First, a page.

The collapse of the Southern Africa Enterprise Development Fund, taking down with it at least $80 million in U.S. aid, has broad implications for American involvement overseas.
The fund was supposed to provide seed money for enterprises in 11 countries of southern Africa in fields that included communications, finance, manufacturing, and tourism. Half of its money was to go to South Africa.
Fund projects fell victim to insider dealings, bad management, and an apparent lack of oversight by the U.S. Agency for International Development (USAID). The fund’s original $80 million had dropped to $48 million by 2009. Its value is now estimated at less than $18 million, which could lead to its demise.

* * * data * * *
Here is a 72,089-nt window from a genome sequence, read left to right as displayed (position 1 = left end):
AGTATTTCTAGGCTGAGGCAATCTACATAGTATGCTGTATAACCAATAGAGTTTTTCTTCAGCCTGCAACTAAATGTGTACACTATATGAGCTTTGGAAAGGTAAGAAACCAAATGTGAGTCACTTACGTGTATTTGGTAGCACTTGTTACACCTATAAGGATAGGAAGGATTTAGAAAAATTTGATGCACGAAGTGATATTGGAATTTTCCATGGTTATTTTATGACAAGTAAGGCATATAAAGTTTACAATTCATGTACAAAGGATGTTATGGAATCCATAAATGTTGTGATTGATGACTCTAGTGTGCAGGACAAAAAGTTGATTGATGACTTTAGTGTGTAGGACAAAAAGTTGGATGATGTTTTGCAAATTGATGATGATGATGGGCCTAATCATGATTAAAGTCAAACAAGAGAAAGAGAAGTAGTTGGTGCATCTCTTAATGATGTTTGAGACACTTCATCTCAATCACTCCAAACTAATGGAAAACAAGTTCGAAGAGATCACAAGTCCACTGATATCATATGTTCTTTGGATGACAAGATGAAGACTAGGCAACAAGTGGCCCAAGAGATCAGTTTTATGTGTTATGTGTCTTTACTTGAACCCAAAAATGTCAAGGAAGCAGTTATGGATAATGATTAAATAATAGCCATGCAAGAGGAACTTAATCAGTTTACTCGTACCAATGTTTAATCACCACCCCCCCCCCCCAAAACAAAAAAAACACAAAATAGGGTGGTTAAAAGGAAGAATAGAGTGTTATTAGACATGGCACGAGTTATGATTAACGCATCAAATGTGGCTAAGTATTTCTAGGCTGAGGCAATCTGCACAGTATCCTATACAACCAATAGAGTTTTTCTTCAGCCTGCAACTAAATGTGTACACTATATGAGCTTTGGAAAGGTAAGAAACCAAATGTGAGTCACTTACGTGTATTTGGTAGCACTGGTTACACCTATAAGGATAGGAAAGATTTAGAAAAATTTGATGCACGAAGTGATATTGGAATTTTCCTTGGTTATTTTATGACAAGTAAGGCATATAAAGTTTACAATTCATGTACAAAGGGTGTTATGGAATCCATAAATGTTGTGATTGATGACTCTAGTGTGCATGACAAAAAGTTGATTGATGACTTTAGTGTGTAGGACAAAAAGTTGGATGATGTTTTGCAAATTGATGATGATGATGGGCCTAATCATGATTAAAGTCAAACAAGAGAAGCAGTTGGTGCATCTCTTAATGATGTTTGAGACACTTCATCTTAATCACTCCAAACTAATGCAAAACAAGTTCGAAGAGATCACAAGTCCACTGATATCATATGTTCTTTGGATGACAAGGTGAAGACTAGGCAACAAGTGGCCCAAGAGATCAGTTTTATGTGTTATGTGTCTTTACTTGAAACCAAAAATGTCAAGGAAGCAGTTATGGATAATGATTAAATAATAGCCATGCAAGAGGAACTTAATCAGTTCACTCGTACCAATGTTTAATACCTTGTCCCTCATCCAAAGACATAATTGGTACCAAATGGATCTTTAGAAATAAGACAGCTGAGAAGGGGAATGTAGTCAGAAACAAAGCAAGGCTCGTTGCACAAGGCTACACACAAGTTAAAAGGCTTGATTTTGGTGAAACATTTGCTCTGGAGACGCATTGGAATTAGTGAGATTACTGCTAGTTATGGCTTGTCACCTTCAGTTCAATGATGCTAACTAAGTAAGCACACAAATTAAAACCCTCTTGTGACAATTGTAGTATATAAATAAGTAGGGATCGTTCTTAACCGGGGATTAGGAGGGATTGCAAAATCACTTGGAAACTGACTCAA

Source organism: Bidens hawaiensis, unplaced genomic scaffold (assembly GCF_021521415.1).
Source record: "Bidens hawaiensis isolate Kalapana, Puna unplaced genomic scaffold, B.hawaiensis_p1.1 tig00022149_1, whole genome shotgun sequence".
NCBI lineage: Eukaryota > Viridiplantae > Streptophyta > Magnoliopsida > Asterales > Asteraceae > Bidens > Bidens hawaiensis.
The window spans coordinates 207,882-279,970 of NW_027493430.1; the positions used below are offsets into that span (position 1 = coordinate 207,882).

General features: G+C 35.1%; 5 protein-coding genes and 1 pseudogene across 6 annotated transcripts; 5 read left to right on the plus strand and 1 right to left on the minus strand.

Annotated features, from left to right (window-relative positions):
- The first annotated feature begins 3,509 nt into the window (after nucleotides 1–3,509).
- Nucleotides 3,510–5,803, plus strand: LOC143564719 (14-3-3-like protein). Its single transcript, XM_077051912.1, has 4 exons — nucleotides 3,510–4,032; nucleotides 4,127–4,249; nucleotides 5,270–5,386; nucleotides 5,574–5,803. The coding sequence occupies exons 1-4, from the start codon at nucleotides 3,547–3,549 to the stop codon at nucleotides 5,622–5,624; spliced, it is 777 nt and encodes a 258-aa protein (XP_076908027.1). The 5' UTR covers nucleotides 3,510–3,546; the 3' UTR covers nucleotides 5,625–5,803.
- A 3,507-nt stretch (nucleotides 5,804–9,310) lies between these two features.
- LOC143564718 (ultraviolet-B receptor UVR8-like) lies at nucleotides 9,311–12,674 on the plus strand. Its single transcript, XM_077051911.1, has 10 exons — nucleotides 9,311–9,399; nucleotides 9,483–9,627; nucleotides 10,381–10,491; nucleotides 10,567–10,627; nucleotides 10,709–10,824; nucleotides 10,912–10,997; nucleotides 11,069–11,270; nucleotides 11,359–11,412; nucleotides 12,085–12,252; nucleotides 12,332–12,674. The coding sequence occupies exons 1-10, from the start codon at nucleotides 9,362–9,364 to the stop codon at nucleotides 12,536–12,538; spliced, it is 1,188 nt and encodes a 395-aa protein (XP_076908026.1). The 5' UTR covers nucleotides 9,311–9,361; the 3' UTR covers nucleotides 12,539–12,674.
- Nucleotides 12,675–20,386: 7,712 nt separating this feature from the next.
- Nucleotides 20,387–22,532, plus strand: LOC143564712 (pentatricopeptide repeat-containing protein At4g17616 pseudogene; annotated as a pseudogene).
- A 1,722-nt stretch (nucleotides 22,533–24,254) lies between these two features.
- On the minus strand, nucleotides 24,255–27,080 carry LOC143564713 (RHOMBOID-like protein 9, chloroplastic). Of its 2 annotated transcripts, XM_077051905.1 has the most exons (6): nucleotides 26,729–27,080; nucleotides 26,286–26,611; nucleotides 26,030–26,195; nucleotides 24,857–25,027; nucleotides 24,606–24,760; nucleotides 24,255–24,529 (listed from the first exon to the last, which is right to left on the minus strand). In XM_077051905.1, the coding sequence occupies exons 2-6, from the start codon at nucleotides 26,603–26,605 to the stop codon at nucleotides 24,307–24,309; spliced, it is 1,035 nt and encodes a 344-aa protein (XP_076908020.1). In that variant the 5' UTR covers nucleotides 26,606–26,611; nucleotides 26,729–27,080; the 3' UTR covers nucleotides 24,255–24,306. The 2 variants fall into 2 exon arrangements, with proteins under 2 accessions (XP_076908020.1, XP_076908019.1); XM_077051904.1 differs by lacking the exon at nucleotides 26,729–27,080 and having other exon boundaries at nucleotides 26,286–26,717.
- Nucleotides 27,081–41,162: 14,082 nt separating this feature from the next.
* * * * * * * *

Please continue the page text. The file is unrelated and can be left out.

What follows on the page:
Congress has never been enthusiastic about funding USAID’s work, and is even less so now with the budget sequester. Yet aid to needy countries remains important to overall U.S. foreign policy. This scandal calls into question USAID’s ability to manage anything.
It would probably have been hard to clean up the Africa fund, given its antecedents and its well-connected inside players. But the failure of the Clinton, Bush, and Obama administrations to do so over two decades risks the future of the entire U.S. foreign aid program.